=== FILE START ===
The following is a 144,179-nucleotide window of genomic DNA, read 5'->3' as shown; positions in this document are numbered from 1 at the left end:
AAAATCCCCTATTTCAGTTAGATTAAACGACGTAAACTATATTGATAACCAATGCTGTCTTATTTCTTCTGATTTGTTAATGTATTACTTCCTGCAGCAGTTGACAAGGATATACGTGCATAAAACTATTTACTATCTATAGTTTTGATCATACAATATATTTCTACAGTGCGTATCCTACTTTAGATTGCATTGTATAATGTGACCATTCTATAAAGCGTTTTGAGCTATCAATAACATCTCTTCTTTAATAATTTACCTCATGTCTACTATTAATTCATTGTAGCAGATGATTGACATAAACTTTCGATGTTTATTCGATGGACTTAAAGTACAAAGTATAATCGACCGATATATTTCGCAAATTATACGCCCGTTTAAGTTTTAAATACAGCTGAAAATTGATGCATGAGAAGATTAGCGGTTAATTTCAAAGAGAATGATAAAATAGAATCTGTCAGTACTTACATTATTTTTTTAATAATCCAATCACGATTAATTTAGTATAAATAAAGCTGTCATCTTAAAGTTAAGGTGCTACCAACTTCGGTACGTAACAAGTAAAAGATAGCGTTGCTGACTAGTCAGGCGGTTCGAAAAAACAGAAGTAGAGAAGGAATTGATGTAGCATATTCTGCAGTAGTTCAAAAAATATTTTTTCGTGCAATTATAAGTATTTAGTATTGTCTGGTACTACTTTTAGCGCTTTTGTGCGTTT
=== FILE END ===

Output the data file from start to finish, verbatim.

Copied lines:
The following is a 144,179-nucleotide window of genomic DNA, read 5'->3' as shown; positions in this document are numbered from 1 at the left end:
AAAATCCCCTATTTCAGTTAGATTAAACGACGTAAACTATATTGATAACCAATGCTGTCTTATTTCTTCTGATTTGTTAATGTATTACTTCCTGCAGCAGTTGACAAGGATATACGTGCATAAAACTATTTACTATCTATAGTTTTGATCATACAATATATTTCTACAGTGCGTATCCTACTTTAGATTGCATTGTATAATGTGACCATTCTATAAAGCGTTTTGAGCTATCAATAACATCTCTTCTTTAATAATTTACCTCATGTCTACTATTAATTCATTGTAGCAGATGATTGACATAAACTTTCGATGTTTATTCGATGGACTTAAAGTACAAAGTATAATCGACCGATATATTTCGCAAATTATACGCCCGTTTAAGTTTTAAATACAGCTGAAAATTGATGCATGAGAAGATTAGCGGTTAATTTCAAAGAGAATGATAAAATAGAATCTGTCAGTACTTACATTATTTTTTTAATAATCCAATCACGATTAATTTAGTATAAATAAAGCTGTCATCTTAAAGTTAAGGTGCTACCAACTTCGGTACGTAACAAGTAAAAGATAGCGTTGCTGACTAGTCAGGCGGTTCGAAAAAACAGAAGTAGAGAAGGAATTGATGTAGCATATTCTGCAGTAGTTCAAAAAATATTTTTTCGTGCAATTATAAGTATTTAGTATTGTCTGGTACTACTTTTAGCGCTTTTGTGCGTTT